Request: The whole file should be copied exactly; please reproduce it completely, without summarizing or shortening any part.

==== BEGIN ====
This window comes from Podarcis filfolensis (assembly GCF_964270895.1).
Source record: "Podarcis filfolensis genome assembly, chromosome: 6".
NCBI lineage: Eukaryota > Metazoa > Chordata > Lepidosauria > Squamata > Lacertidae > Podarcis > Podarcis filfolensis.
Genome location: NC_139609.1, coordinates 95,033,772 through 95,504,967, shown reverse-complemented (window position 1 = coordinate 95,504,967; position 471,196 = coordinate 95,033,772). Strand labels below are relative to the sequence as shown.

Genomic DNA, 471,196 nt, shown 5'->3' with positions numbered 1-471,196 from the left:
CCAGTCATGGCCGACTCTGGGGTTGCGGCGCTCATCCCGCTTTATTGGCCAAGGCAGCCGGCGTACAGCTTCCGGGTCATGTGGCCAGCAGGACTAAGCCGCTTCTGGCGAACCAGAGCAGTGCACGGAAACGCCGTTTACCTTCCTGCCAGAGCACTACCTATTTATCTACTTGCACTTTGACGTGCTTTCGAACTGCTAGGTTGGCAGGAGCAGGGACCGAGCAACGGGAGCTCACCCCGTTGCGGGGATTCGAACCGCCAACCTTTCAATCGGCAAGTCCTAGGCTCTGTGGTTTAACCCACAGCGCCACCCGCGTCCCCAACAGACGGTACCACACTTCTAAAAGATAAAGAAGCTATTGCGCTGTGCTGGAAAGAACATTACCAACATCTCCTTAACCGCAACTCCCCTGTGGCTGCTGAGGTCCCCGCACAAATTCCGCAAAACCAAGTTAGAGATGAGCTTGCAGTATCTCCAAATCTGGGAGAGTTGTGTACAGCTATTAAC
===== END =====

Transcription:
This window comes from Podarcis filfolensis (assembly GCF_964270895.1).
Source record: "Podarcis filfolensis genome assembly, chromosome: 6".
NCBI lineage: Eukaryota > Metazoa > Chordata > Lepidosauria > Squamata > Lacertidae > Podarcis > Podarcis filfolensis.
Genome location: NC_139609.1, coordinates 95,033,772 through 95,504,967, shown reverse-complemented (window position 1 = coordinate 95,504,967; position 471,196 = coordinate 95,033,772). Strand labels below are relative to the sequence as shown.

Genomic DNA, 471,196 nt, shown 5'->3' with positions numbered 1-471,196 from the left:
CCAGTCATGGCCGACTCTGGGGTTGCGGCGCTCATCCCGCTTTATTGGCCAAGGCAGCCGGCGTACAGCTTCCGGGTCATGTGGCCAGCAGGACTAAGCCGCTTCTGGCGAACCAGAGCAGTGCACGGAAACGCCGTTTACCTTCCTGCCAGAGCACTACCTATTTATCTACTTGCACTTTGACGTGCTTTCGAACTGCTAGGTTGGCAGGAGCAGGGACCGAGCAACGGGAGCTCACCCCGTTGCGGGGATTCGAACCGCCAACCTTTCAATCGGCAAGTCCTAGGCTCTGTGGTTTAACCCACAGCGCCACCCGCGTCCCCAACAGACGGTACCACACTTCTAAAAGATAAAGAAGCTATTGCGCTGTGCTGGAAAGAACATTACCAACATCTCCTTAACCGCAACTCCCCTGTGGCTGCTGAGGTCCCCGCACAAATTCCGCAAAACCAAGTTAGAGATGAGCTTGCAGTATCTCCAAATCTGGGAGAGTTGTGTACAGCTATTAAC